There has been much conversation lately about diversity and inclusion in the workplace. Businesses across the country are wondering if they are hitting the mark.

On the surface, your organization may appear to be a great example of diversity and inclusion. Perhaps you notice employees of various ages, races, and genders working side by side. They seem to get along well enough and may even have lunch together at times. So you may feel confident that you can check off “yes” to both diversity and inclusion. 

But as with anything, there is always more than meets the eye. How can you know if all of your employees feel valued, heard, and respected? How can you know if you are doing everything possible to enable that reality and are developing the potential of each individual? 

The value of diversity and inclusion impacts not only each employee but the company as a whole. When people feel valued, they work harder and are more committed to the organization. Your business will most likely enjoy improved employee retention, more innovation, and higher profits.

This article will address how an organization can demonstrate that they truly value diversity and inclusion. Read on for some important indicators! Leaders will:

Recruit and hire diverse talent

The diversity of your organization begins with widespread recruiting efforts. It is important to take a close look at your current outreach activities. When businesses partner with diverse communities and professional associations they will naturally attract candidates through these networks. Consider reaching out to agencies, colleges, career centers and geographical areas that provide exposure to diverse populations. Targeted career fairs and diversity branding are also important when attracting a broader talent pool.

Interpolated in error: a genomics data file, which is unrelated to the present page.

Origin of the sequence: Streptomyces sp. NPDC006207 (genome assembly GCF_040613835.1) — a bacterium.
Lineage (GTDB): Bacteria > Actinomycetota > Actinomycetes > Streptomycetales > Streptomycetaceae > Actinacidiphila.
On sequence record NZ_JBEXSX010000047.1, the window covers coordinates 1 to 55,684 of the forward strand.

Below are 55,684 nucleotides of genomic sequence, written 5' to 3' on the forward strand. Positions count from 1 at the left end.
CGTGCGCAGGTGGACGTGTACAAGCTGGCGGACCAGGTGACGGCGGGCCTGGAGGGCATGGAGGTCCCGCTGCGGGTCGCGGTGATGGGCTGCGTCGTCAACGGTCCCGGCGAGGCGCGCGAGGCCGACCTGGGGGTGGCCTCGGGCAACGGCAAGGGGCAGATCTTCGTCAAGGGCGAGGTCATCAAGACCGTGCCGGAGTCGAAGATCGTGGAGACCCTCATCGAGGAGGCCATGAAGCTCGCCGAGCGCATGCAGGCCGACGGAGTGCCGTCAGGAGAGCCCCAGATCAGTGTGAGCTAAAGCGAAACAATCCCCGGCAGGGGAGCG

Promote pay equity

Managers need to provide fair opportunities for each employee. Organizations must analyze the data to identify which employees are underpaid for similar roles or responsibilities. This information can help identify patterns or trends where particular groups of employees (race, gender, etc.) are being underpaid within certain business areas.

Address unconscious bias

Leaders can help employees understand how others are affected by unconscious bias, and what actions reinforce biases. In many cases, people were raised believing certain stereotypes and never thought to question them or had any awareness that they were incorrect and hurtful.

Google is one example of a company that creatively addresses unconscious bias. They provided staff training aimed at “unbiasing” the workplace, and it sparked many productive internal conversations directed at making positive changes.

Develop a diversity training program

Diversity training is an integral part of creating a healthy and productive workplace. It helps employees understand how cultural differences can impact how we work and interact with others on the job.

It can address anything from communication styles to self-identity to dealing with conflict. It is important to note that diversity training, while encouraged for all, tends to be more effective when it is optional rather than mandatory.